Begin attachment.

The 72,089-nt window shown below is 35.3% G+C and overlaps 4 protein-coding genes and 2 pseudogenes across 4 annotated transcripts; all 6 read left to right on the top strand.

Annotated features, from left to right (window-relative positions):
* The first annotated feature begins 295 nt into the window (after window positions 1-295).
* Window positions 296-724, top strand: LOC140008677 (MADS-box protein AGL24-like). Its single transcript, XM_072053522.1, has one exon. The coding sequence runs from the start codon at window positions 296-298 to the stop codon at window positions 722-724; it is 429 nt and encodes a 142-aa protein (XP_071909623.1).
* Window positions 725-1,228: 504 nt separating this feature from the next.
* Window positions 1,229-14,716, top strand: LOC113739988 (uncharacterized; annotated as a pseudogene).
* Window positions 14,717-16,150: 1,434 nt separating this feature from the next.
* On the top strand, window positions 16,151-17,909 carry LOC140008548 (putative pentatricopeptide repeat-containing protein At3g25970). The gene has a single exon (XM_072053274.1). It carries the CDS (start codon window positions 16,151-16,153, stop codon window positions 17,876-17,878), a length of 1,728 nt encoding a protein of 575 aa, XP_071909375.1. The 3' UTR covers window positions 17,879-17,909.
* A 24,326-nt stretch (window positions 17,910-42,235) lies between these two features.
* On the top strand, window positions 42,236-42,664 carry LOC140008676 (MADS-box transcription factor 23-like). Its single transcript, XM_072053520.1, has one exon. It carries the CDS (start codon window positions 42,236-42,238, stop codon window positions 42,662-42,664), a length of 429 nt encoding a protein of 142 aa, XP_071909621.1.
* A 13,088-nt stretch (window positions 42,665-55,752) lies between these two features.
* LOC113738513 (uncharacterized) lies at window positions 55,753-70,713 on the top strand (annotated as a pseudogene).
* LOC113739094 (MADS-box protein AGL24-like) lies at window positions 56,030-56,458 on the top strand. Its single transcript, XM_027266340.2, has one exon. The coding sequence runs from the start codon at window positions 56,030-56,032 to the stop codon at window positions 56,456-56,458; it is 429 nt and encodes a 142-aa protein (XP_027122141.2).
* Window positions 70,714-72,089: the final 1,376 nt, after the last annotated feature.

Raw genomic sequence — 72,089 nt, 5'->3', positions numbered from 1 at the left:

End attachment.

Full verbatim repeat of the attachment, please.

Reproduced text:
The 72,089-nt window shown below is 35.3% G+C and overlaps 4 protein-coding genes and 2 pseudogenes across 4 annotated transcripts; all 6 read left to right on the top strand.

Annotated features, from left to right (window-relative positions):
* The first annotated feature begins 295 nt into the window (after window positions 1-295).
* Window positions 296-724, top strand: LOC140008677 (MADS-box protein AGL24-like). Its single transcript, XM_072053522.1, has one exon. The coding sequence runs from the start codon at window positions 296-298 to the stop codon at window positions 722-724; it is 429 nt and encodes a 142-aa protein (XP_071909623.1).
* Window positions 725-1,228: 504 nt separating this feature from the next.
* Window positions 1,229-14,716, top strand: LOC113739988 (uncharacterized; annotated as a pseudogene).
* Window positions 14,717-16,150: 1,434 nt separating this feature from the next.
* On the top strand, window positions 16,151-17,909 carry LOC140008548 (putative pentatricopeptide repeat-containing protein At3g25970). The gene has a single exon (XM_072053274.1). It carries the CDS (start codon window positions 16,151-16,153, stop codon window positions 17,876-17,878), a length of 1,728 nt encoding a protein of 575 aa, XP_071909375.1. The 3' UTR covers window positions 17,879-17,909.
* A 24,326-nt stretch (window positions 17,910-42,235) lies between these two features.
* On the top strand, window positions 42,236-42,664 carry LOC140008676 (MADS-box transcription factor 23-like). Its single transcript, XM_072053520.1, has one exon. It carries the CDS (start codon window positions 42,236-42,238, stop codon window positions 42,662-42,664), a length of 429 nt encoding a protein of 142 aa, XP_071909621.1.
* A 13,088-nt stretch (window positions 42,665-55,752) lies between these two features.
* LOC113738513 (uncharacterized) lies at window positions 55,753-70,713 on the top strand (annotated as a pseudogene).
* LOC113739094 (MADS-box protein AGL24-like) lies at window positions 56,030-56,458 on the top strand. Its single transcript, XM_027266340.2, has one exon. The coding sequence runs from the start codon at window positions 56,030-56,032 to the stop codon at window positions 56,456-56,458; it is 429 nt and encodes a 142-aa protein (XP_027122141.2).
* Window positions 70,714-72,089: the final 1,376 nt, after the last annotated feature.

Raw genomic sequence — 72,089 nt, 5'->3', positions numbered from 1 at the left: